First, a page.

“This submission calls attention to the urgent and worsening threats and violations of the human rights and ways of life of Standing Rock Sioux Tribe who depend greatly for their means of subsistence and their physical and cultural health upon the Missouri River,” the appeal said, citing a myriad of oil spills and leakages.

    “The Dakota Access Pipeline poses an imminent threat to the Missouri River due to potential contamination by oil spills directly impacting the Tribe’s drinking water,” the appeal continued. “Based on data from a large number of oil pipelines, spills of toxic oil are a near certainty. Most experts believe it is not a matter of if but when such a spill will contaminate the ground and river water upon which the Tribe depends.”

    RELATED:Dakota Access Pipeline Construction Begins Despite Standing Rock Sioux Objections

    The appeal was addressed directly to Michel Forst, U.N. Special Rapporteur on the situation of human rights defenders; Victoria Tauli-Corpuz, Special Rapporteur on the rights of Indigenous Peoples; Léo Heller, Special Rapporteur on the human right to safe drinking water and sanitation, and John Knox, Special Rapporteur on human rights and the environment. Others alerted include the High Commissioner on Human Rights; the U.S. Department of State, the Ambassador of the United States to the United Nations Human Rights Council, the office of Multi-Lateral and Global Affairs/Democracy Human Rights and Labor, and the White House.

    ND Gov. Declares Emergency


    Meanwhile, as peaceful protests continued on the site and at the state capitol for the second week, North Dakota Gov. Jack Dalrymple declared a state of emergency in several counties as construction was halted on site as thousands of water protectors arrived and camped along the river.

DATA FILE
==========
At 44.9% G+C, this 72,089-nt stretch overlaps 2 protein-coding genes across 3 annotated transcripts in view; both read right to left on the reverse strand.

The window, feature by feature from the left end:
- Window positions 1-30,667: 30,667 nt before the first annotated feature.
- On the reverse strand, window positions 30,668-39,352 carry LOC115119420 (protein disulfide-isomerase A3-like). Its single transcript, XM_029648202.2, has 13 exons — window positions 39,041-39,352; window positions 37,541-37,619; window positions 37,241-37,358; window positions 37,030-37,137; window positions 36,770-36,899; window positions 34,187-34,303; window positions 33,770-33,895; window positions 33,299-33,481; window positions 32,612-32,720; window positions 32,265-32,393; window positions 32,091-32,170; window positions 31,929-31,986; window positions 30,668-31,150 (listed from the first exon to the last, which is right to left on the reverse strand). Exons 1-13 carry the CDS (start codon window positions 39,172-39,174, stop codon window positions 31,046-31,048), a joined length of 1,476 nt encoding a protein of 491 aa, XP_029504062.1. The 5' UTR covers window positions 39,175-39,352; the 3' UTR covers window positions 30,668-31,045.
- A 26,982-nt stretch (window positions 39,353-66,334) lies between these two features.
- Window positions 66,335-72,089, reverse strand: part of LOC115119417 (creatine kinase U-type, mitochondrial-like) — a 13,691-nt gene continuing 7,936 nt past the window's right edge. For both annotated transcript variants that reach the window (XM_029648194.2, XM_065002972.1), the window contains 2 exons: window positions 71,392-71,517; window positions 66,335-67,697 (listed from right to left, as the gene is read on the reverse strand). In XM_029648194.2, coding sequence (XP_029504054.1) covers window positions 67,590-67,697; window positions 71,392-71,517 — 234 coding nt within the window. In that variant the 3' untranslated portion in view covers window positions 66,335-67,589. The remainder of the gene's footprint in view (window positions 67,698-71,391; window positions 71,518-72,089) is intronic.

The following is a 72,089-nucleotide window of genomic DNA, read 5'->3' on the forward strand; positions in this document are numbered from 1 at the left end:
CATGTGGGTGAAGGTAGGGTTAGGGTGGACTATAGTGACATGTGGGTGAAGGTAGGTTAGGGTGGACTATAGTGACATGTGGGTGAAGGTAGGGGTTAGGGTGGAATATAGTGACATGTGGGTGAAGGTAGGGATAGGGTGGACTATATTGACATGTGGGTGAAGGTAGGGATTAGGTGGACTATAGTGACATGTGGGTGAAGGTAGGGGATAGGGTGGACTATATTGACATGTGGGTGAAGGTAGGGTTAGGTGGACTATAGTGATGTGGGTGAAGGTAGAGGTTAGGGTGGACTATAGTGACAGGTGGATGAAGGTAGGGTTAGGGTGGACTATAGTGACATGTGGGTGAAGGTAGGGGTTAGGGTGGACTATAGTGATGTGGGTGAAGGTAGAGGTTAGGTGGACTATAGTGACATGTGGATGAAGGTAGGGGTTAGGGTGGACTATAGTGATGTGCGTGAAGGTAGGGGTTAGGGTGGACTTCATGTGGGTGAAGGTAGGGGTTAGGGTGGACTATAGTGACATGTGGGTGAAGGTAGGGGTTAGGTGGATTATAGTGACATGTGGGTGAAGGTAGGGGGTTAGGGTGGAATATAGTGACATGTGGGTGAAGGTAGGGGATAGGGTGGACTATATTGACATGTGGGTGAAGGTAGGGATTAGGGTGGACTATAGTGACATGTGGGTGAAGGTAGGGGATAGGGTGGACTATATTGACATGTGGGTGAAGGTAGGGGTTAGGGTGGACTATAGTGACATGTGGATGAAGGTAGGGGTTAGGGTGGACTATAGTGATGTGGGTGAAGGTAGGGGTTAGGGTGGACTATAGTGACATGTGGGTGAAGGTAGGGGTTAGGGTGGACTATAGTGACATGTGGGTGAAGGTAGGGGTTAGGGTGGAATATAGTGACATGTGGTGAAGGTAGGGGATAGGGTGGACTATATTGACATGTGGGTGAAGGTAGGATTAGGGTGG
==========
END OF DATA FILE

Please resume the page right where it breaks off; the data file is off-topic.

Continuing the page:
Declaring a state of emergency paves the way for more funding for public safety and other resources to be mobilized “for the purpose of protecting the health, safety and well-being of the general public and those involved in the protest,” the governor’s office stated in apress release, noting that it does not activate the National Guard. “The executive order can help the state and local agencies manage costs associated with providing a heightened law enforcement presence and activates the State Emergency Operations Plan to coordinate the efficient flow of resources.”

    Some North Dakota residents are questioning why taxpayers are footing the bill for law enforcement manpower to protect a wealthy billionaire who owns Energy Transfer Partners, the owner of Dakota Access Pipeline LLC.


    In Iowa, residents are also suing the government, saying that Dakota Access LLC illegally wielded eminent domain to obtain rights of way on their land. That right rests solely with utility companies, they have argued in court. A ruling is pending on that as well, according toThe DesMoines Register. Construction has begun in all four states.

    Read more athttp://indiancountrytodaymedianetwor...-nations-human

    Some of this information may be a outdated, but it's an insightful source to aid someone wishing to catch up on the situation. Personally, I believe these folks have every right to fight for the protection of their water source. Additionally, after reading the following, I find their claim of environmental racism credible.

    It cites environmental racism stemming from the Army Corp’s decision not to locate the pipeline north of Bismarck over concerns it would endanger the city’s water supply, while issuing permits to trench through burial grounds and the Tribe’s main water supply.
    I guess it's easy for us not actually experiencing this situation to make judgement.
    Last edited by MW; 12-05-2016 at 03:45 PM.